The fastest growing job in America pays poorly. Meet home health care aides.
These nearly 2 million (mostly minorities and women) workers do everything from prepare meals and clean homes, to bathe and change bedpans for elderly and disabled patients.
As Baby Boomers age, this job is expected to explode, growing 70% between 2010 and 2020, according to the Labor Department. That makes it the single fastest growing job in the United States, according to their forecasts.
Call it the silver tsunami. Roughly every eight seconds, a Baby Boomer turns 65. And that has led to surging demand for in-home care.
"This isn't just a surge, a one-time hiring spurt. This is something we will do this year and into the future," said Paul Hogan, chairman of Home Instead Senior Care, which alone plans to hire 45,000 caregivers in North America this year. "It's all driven by the growth in the senior population."
But even though there are plenty of job opportunities, many of these people make the same wage as teenagers flipping burgers or selling clothes at the mall. The average hourly wage is just $9.70 an hour, according to the Labor Department.
For those in the industry who work full-time, this amounts to roughly $20,000 a year. Many health care aides only work part-time though -- and they do not receive benefits.
Under these conditions, it's no surprise then that about 40% of home aides rely on public assistance, such as Medicaid and food stamps, just to get by.
"What you have is a situation here where the people that we count on to care for our families cannot take care of their own, and that's got to change," said Ai-jen Poo, director of the National Domestic Workers Alliance.
How did this happen?
Many home health care aides are exempt from federal minimum wage and overtime laws, due to a little-known provision in the Fair Labor Standards Act passed in 1974, which puts them in the same category as casual babysitters. The Obama administration has been trying to change that over the past two years, but its efforts have been met fiercely with lobbying from the industry.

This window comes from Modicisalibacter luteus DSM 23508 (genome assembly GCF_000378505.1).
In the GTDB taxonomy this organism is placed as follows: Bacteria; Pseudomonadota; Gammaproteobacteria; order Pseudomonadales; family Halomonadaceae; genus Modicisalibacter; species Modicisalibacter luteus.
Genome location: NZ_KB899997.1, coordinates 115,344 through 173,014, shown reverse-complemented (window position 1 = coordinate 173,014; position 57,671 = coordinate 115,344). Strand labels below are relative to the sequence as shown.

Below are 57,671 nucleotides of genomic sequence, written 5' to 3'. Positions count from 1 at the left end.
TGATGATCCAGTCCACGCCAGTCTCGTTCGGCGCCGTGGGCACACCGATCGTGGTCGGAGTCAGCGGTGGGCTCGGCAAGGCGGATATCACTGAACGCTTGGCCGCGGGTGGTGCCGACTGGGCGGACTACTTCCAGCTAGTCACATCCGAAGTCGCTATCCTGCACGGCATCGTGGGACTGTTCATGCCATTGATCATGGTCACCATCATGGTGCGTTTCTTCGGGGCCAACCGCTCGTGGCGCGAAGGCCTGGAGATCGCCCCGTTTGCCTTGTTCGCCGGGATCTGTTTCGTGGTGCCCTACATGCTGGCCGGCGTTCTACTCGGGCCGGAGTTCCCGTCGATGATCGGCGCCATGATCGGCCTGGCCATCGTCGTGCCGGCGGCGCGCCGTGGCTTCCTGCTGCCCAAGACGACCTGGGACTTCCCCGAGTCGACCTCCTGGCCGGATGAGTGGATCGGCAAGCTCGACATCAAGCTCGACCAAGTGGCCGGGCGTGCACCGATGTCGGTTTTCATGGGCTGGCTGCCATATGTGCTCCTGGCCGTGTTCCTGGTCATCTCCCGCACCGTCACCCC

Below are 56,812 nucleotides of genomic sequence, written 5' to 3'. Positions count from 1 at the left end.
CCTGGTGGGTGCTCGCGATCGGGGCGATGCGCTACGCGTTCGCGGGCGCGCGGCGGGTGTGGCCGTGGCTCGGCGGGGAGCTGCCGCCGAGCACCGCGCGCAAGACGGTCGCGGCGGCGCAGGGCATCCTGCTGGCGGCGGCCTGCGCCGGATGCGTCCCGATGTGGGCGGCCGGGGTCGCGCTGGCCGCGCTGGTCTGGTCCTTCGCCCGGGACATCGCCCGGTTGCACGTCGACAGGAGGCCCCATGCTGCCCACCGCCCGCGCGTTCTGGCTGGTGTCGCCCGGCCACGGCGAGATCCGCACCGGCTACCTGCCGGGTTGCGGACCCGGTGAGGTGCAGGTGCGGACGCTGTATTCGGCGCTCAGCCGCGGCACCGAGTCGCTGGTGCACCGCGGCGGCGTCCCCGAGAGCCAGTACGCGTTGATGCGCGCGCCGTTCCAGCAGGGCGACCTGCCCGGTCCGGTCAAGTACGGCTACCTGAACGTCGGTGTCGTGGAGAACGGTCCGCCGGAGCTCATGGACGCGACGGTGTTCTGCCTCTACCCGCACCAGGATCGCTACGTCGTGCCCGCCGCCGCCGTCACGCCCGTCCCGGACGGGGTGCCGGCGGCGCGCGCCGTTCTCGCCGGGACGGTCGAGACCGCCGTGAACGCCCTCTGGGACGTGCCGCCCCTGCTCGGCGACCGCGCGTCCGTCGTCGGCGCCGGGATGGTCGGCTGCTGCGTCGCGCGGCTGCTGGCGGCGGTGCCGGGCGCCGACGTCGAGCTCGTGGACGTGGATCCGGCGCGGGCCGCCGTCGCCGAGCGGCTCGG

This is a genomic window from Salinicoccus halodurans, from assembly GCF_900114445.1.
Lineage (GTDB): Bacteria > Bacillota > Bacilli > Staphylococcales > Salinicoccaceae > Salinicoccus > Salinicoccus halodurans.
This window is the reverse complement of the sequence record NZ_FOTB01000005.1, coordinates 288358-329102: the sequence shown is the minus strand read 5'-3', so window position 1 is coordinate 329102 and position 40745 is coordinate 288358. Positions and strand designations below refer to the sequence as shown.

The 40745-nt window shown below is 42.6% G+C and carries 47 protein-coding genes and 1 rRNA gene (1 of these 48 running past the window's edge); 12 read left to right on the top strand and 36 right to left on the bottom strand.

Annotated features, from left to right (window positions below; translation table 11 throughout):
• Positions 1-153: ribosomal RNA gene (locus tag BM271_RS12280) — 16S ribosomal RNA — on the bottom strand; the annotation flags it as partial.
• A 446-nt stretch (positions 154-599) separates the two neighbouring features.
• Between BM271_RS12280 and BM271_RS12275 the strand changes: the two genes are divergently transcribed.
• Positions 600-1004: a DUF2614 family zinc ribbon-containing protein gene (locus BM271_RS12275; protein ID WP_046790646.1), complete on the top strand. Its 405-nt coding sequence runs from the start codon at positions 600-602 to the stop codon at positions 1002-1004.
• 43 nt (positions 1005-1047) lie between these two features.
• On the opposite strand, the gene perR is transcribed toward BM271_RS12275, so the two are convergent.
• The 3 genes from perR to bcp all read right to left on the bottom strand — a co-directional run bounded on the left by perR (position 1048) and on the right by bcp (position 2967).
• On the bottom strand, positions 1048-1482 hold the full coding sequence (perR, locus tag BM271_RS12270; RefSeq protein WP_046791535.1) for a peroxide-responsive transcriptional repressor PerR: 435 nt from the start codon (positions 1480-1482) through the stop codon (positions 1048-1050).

While some states have since passed greater protections for home aides, a survey by the National Domestic Workers Alliance shows roughly a quarter of these workers still make less than the federal minimum wage.
Mary Headlam, 63, is a Jamaican immigrant who takes care of 98-year-old Seymour. She lives in his home in Tenafly, N.J. and earns about $750 for working seven days a week. It's not much, but she finds her work now far more fulfilling than her previous job working in a department store.
"The job is rewarding. It gives you the opportunity to work with people who cannot take care of themselves," she said. When asked her about her wages, she said she's comfortable and thankful for the place to live.
Like Headlam, the majority of home health care aides are minorities and women, and many are foreign born.
A recent study by the Institute for Women's Policy Research estimates immigrants make up 28% of home health care workers, and of those, one in five are undocumented.
The Census Bureau has found that 53% of home health aides are minorities. By their calculations, it is the single most common job for black women, who alone represent nearly a third of the entire profession.
This is part of the reason workers are undervalued and underpaid, say worker advocates like Eileen Boris, a professor of feminist studies at the University of California, Santa Barbara.
"Caring for people is not the same as flipping hamburgers, and the fact that as an economy we value them the same, I think is a testimony to the devaluing of work associated with women, intimacy and the historical association of caring for people with slavery," she said. Boris is the co-author of the book Caring for America: Home Health Workers in the Shadow of the Welfare State.
Many of these workers are also not as educated -- often with no more than a high school diploma. So it would make sense that these workers have far less bargaining power against the large associations and companies lobbying against a change.